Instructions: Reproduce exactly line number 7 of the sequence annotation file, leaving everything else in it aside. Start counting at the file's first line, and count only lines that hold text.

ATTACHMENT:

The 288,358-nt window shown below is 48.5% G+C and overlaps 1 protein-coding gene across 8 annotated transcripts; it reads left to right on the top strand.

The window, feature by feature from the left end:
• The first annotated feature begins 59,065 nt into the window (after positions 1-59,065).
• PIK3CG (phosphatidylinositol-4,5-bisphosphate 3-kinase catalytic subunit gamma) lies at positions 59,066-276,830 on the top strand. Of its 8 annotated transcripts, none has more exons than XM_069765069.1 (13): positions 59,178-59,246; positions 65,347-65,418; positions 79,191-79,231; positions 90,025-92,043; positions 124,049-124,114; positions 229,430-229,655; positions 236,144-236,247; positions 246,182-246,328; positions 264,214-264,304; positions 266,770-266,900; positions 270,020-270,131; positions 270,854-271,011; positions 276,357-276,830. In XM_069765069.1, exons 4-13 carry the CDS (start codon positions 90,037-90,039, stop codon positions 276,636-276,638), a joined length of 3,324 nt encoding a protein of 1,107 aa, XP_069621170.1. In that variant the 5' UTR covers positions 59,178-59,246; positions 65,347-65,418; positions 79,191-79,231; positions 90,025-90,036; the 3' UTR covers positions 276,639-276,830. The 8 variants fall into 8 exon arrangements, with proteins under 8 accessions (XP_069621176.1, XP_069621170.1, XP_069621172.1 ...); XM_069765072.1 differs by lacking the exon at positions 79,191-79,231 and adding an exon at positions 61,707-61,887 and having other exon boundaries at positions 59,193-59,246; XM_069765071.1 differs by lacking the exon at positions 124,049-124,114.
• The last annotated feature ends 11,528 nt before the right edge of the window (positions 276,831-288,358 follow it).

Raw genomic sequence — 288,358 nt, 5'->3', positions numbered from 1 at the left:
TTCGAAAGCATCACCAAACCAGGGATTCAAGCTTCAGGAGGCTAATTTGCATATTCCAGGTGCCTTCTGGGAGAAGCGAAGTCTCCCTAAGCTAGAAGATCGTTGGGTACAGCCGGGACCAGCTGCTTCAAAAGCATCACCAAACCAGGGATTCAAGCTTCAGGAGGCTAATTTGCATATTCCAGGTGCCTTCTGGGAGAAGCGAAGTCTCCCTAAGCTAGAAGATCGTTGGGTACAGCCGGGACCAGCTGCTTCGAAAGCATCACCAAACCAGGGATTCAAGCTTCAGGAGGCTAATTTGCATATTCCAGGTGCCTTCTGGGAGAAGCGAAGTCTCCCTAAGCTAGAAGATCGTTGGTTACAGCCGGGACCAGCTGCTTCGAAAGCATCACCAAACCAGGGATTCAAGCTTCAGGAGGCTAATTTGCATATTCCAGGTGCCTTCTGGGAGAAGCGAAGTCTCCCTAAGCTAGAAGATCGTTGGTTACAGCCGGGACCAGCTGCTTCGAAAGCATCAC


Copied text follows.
TTCGAAAGCATCACCAAACCAGGGATTCAAGCTTCAGGAGGCTAATTTGCATATTCCAGGTGCCTTCTGGGAGAAGCGAAGTCTCCCTAAGCTAGAAGATCGTTGGGTACAGCCGGGACCAGCTGCTTCAAAAGCATCACCAAACCAGGGATTCAAGCTTCAGGAGGCTAATTTGCATATTCCAGGTGCCTTCTGGGAGAAGCGAAGTCTCCCTAAGCTAGAAGATCGTTGGGTACAGCCGGGACCAGCTGCTTCGAAAGCATCACCAAACCAGGGATTCAAGCTTCAGGAGGCTAATTTGCATATTCCAGGTGCCTTCTGGGAGAAGCGAAGTCTCCCTAAGCTAGAAGATCGTTGGTTACAGCCGGGACCAGCTGCTTCGAAAGCATCACCAAACCAGGGATTCAAGCTTCAGGAGGCTAATTTGCATATTCCAGGTGCCTTCTGGGAGAAGCGAAGTCTCCCTAAGCTAGAAGATCGTTGGTTACAGCCGGGACCAGCTGCTTCGAAAGCATCAC